Grave Frontman Ola Lindgren Talks About New Album & Upcoming Tour

By Andrew Bansal

After completing a successful run of dates celebrating the 20th anniversary of their debut album “Into The Grave” by playing it in its entirety, Swedish death metal masters Grave are back this year with a new album titled “Endless Procession Of Souls”. Released on August 28th, this is their tenth full-length studio album and marks their return to Century Media Records after a brief departure which saw them release the albums “Dominion VIII” and “Burial Ground” under the Regain Records label. Now the band is out on the road in Europe, and after that they’ll be heading out an a massive North American tour in support of Morbid Angel and Dark Funeral, starting September 20th and ending on October 23rd. Recently, I caught up with frontman and only remaining founding member Ola Lindgren to talk about the album, tour and other things. Read the conversation below, check out the song “Passion Of The Weak” using the YouTube player, and visit Grave’s facebook page for info on tour dates.

Your new album just came out a couple of weeks ago. For the people who haven’t heard it yet, what can they expect from it?

Well, it’s a back to the roots approach mixed up with some groovy parts. These are the most ‘song-oriented’ tracks we’ve done in a long time, I think. There’s been more effort and thought put behind it when we were tracking everything. We recorded and mixed it ourselves in our studio, and that gave a crushing, old-school death metal finish to it.

Last year you played some shows around the world where you performed the “Into The Grave” album in its entirety. Do you think that has had any effect on the new material, and that’s the reason you kind of went back to the roots and approached it in a similar way?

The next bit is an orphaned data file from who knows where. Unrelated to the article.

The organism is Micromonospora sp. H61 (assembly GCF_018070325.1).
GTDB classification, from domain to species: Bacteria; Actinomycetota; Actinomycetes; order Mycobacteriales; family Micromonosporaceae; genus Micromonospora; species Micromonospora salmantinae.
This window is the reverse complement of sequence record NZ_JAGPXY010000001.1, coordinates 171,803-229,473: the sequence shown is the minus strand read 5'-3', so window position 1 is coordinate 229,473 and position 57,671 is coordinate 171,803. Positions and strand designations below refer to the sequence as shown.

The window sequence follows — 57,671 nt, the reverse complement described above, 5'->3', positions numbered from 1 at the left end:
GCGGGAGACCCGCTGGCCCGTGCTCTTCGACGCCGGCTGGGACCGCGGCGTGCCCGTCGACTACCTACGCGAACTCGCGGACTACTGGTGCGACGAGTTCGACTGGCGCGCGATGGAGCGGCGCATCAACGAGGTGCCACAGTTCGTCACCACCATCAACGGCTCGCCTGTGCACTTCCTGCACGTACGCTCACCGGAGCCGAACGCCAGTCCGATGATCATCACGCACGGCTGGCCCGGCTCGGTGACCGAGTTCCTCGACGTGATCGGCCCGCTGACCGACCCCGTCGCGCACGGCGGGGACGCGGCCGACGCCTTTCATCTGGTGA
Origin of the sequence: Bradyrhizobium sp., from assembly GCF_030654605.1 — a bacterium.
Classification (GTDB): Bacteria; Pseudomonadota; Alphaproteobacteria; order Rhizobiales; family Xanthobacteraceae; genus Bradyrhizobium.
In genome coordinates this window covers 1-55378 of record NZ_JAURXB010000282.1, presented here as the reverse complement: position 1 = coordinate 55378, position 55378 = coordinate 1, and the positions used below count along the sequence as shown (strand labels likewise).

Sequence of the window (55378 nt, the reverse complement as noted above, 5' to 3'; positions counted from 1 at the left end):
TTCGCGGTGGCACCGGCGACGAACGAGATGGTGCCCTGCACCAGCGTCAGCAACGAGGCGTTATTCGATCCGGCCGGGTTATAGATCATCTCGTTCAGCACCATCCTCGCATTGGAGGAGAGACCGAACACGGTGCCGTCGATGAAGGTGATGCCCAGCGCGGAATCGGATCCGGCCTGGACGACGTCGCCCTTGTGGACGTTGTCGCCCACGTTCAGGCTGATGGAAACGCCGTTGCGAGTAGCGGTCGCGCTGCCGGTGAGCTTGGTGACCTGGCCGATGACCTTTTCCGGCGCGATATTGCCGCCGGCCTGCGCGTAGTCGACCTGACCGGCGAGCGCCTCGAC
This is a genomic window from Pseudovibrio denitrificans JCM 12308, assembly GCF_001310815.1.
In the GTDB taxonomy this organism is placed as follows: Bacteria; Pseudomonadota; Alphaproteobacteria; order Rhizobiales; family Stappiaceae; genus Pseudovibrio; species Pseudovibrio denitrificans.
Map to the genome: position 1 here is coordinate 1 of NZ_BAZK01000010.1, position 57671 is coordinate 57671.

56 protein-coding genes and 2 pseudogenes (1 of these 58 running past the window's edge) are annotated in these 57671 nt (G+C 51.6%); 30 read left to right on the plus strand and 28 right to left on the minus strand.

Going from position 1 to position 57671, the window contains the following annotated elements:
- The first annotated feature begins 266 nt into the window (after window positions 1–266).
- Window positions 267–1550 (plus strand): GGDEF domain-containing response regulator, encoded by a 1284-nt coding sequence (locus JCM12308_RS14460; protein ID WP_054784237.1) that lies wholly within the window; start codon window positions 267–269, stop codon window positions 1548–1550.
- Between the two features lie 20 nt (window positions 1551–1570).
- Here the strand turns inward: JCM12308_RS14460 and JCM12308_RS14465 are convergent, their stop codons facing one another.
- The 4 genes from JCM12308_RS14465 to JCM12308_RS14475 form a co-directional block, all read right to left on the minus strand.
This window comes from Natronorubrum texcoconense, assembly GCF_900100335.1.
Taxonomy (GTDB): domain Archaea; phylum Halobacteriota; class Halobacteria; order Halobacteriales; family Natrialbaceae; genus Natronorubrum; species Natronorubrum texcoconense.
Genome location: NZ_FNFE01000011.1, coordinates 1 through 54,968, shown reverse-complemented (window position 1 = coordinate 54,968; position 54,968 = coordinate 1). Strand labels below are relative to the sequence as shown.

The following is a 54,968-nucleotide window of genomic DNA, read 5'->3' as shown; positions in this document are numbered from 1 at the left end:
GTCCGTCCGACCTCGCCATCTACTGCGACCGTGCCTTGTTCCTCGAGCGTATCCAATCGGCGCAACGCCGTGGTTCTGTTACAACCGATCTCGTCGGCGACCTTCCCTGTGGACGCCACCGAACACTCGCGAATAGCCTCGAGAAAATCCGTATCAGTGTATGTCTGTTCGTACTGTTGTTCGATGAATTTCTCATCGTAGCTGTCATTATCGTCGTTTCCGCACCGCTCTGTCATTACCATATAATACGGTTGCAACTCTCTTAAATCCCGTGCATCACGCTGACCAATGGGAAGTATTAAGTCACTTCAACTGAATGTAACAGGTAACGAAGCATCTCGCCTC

May be some of it. A lot of the tracks on “Into The Grave” we hadn’t played in many, many years and we felt like we were rediscovering them in a way. I think it put some kind of ideas in our head in terms of what kind of direction we wanted to go in, and when we started writing after the first two or three tracks were finished, we had a pretty clear idea of how we wanted to go ahead with for the whole album.

You also did a North American tour in 2011, which was your first headline tour in those parts after a very long time. I guess you achieved what you aimed to do with that tour. You reconnected with the fans there and played the debut album.

Yeah, definitely. We didn’t really know what to expect, and didn’t actually have any expectations at all, since we hadn’t been there in six years or something. So it was very exciting and it turned out to be very good, I would say. There’s always a couple of dips during the way, but still the main memory of the tour for us is that it was very successful. We decided that we have to go back there and keep it going. The new album is now out, so it’s the perfect time to go and do a new album tour for the fans.

Yeah, you are coming back to do another tour in North America with Morbid Angel. That must be something you’re looking forward to. They have a huge following and you’ll get to play to a lot of people on this tour.

Yeah I think it will be a very good tour, and in this genre of music I don’t think there’s really any other packages that would do as good as this one.